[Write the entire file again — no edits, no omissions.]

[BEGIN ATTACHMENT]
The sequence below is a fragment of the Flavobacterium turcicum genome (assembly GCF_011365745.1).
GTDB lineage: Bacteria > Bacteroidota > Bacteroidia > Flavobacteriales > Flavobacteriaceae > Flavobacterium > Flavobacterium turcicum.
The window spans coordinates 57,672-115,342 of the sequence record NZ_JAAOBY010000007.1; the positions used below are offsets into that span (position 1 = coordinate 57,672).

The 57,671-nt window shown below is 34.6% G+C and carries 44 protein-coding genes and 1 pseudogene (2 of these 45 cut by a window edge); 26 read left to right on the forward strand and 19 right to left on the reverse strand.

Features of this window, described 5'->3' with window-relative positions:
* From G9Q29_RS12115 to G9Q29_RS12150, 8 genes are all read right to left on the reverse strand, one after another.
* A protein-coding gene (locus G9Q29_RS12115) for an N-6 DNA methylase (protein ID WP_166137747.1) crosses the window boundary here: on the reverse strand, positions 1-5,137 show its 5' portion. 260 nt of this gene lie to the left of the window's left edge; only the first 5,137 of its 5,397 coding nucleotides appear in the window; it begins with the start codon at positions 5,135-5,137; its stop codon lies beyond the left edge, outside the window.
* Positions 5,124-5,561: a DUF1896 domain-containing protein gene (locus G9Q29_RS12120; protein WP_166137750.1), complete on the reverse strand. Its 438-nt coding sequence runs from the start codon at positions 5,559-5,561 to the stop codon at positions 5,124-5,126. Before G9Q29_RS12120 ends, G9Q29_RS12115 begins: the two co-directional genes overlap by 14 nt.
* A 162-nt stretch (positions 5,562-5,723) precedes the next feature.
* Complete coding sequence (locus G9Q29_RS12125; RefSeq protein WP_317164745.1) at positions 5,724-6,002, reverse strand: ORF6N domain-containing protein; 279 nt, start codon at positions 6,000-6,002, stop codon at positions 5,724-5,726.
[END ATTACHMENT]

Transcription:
The sequence below is a fragment of the Flavobacterium turcicum genome (assembly GCF_011365745.1).
GTDB lineage: Bacteria > Bacteroidota > Bacteroidia > Flavobacteriales > Flavobacteriaceae > Flavobacterium > Flavobacterium turcicum.
The window spans coordinates 57,672-115,342 of the sequence record NZ_JAAOBY010000007.1; the positions used below are offsets into that span (position 1 = coordinate 57,672).

The 57,671-nt window shown below is 34.6% G+C and carries 44 protein-coding genes and 1 pseudogene (2 of these 45 cut by a window edge); 26 read left to right on the forward strand and 19 right to left on the reverse strand.

Features of this window, described 5'->3' with window-relative positions:
* From G9Q29_RS12115 to G9Q29_RS12150, 8 genes are all read right to left on the reverse strand, one after another.
* A protein-coding gene (locus G9Q29_RS12115) for an N-6 DNA methylase (protein ID WP_166137747.1) crosses the window boundary here: on the reverse strand, positions 1-5,137 show its 5' portion. 260 nt of this gene lie to the left of the window's left edge; only the first 5,137 of its 5,397 coding nucleotides appear in the window; it begins with the start codon at positions 5,135-5,137; its stop codon lies beyond the left edge, outside the window.
* Positions 5,124-5,561: a DUF1896 domain-containing protein gene (locus G9Q29_RS12120; protein WP_166137750.1), complete on the reverse strand. Its 438-nt coding sequence runs from the start codon at positions 5,559-5,561 to the stop codon at positions 5,124-5,126. Before G9Q29_RS12120 ends, G9Q29_RS12115 begins: the two co-directional genes overlap by 14 nt.
* A 162-nt stretch (positions 5,562-5,723) precedes the next feature.
* Complete coding sequence (locus G9Q29_RS12125; RefSeq protein WP_317164745.1) at positions 5,724-6,002, reverse strand: ORF6N domain-containing protein; 279 nt, start codon at positions 6,000-6,002, stop codon at positions 5,724-5,726.